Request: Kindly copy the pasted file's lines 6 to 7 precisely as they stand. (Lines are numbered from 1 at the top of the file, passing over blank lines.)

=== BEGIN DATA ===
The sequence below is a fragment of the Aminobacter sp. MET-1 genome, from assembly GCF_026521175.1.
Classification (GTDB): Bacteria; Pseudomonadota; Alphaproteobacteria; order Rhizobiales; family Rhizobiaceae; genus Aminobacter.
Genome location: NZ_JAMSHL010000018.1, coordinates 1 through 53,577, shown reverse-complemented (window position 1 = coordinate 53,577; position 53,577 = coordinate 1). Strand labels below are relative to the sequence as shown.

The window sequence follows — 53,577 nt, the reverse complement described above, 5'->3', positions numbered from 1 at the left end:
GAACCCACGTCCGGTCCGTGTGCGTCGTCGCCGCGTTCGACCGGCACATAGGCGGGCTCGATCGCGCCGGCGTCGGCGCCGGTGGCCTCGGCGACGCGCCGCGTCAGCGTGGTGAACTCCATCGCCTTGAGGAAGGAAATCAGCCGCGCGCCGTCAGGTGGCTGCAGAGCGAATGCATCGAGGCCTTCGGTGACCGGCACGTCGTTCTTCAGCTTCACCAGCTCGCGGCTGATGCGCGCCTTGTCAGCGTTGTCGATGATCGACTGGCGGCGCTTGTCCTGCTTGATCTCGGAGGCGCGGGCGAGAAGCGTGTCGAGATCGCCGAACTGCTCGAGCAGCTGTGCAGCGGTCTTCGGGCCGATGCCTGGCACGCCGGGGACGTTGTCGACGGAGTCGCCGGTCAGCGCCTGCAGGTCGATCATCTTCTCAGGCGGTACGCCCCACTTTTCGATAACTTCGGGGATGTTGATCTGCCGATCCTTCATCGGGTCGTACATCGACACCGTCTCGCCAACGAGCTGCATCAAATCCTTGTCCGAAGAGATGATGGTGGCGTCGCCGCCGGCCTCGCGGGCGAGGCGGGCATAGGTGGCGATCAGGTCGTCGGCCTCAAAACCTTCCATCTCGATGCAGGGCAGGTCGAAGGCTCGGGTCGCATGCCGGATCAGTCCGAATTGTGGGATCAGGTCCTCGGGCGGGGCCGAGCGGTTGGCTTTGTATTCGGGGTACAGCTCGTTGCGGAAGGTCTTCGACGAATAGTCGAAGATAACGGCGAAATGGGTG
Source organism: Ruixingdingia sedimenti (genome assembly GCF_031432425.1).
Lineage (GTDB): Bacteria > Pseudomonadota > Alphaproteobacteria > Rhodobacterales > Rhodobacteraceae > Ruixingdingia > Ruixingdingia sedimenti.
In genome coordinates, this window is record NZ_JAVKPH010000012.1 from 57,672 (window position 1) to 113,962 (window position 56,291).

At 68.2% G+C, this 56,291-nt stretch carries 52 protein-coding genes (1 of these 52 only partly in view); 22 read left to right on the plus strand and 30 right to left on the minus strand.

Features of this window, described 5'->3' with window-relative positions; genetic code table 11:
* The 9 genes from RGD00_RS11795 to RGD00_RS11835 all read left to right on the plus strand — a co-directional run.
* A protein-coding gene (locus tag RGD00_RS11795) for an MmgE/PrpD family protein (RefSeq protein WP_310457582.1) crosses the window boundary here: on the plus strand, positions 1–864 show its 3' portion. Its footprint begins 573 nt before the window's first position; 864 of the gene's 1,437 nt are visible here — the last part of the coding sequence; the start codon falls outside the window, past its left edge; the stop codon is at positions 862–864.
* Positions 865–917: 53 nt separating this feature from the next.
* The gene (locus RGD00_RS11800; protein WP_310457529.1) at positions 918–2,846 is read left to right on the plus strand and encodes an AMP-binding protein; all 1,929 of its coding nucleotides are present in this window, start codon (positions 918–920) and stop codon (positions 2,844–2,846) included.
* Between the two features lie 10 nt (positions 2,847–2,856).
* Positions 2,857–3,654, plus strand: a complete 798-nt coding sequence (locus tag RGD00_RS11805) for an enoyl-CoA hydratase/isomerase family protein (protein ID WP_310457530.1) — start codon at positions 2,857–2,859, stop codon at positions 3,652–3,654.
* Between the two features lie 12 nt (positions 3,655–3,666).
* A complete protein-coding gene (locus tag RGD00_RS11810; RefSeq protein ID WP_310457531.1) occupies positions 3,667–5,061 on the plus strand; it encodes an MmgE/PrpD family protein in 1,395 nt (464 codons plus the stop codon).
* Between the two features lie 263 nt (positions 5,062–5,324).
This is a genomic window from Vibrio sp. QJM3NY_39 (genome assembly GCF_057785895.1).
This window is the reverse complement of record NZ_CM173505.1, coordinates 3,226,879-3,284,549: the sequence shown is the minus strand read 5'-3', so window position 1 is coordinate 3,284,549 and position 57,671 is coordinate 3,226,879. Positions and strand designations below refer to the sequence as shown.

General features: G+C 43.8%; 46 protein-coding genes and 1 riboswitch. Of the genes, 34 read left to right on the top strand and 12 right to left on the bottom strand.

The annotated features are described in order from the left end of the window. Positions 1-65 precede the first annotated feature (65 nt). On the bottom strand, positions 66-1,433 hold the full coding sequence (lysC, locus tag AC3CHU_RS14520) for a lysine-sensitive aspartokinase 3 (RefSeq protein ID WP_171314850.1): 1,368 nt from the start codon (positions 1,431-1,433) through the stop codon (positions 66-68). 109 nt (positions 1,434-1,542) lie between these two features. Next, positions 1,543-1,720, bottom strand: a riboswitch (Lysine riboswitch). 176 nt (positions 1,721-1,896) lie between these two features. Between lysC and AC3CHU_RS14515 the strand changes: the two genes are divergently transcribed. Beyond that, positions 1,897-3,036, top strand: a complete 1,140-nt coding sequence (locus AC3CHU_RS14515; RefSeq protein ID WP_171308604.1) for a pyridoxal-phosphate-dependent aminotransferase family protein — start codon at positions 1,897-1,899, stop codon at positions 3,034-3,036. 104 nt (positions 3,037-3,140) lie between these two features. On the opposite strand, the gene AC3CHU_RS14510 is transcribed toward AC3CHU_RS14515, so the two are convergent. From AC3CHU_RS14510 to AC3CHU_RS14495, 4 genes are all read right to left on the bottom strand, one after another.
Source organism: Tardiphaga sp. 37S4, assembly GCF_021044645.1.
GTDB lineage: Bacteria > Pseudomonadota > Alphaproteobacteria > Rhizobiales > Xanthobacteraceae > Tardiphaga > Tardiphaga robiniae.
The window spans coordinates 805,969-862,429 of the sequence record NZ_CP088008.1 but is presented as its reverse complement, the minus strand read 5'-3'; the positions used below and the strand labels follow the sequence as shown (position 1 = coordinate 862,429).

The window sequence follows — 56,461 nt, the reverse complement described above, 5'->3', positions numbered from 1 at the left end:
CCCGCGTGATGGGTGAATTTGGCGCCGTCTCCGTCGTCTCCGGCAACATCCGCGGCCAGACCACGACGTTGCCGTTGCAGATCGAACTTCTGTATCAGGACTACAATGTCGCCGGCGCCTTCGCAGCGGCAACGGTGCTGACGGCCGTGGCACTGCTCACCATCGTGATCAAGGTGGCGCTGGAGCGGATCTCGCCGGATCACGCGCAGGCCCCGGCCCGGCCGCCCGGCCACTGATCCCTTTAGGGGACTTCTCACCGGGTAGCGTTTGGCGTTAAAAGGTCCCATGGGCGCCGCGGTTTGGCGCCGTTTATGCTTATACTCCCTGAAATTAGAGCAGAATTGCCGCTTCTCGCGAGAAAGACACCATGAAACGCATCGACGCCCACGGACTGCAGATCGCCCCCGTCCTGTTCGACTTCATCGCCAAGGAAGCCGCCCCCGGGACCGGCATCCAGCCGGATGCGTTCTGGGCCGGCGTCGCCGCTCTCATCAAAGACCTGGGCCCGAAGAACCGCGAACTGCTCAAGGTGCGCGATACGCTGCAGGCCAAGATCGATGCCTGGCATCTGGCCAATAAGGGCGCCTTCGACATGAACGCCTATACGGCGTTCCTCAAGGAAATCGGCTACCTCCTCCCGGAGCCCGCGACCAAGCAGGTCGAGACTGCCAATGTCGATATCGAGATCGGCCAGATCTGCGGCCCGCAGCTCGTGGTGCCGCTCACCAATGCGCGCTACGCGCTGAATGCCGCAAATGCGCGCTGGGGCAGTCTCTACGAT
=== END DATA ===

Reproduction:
Source organism: Ruixingdingia sedimenti (genome assembly GCF_031432425.1).
Lineage (GTDB): Bacteria > Pseudomonadota > Alphaproteobacteria > Rhodobacterales > Rhodobacteraceae > Ruixingdingia > Ruixingdingia sedimenti.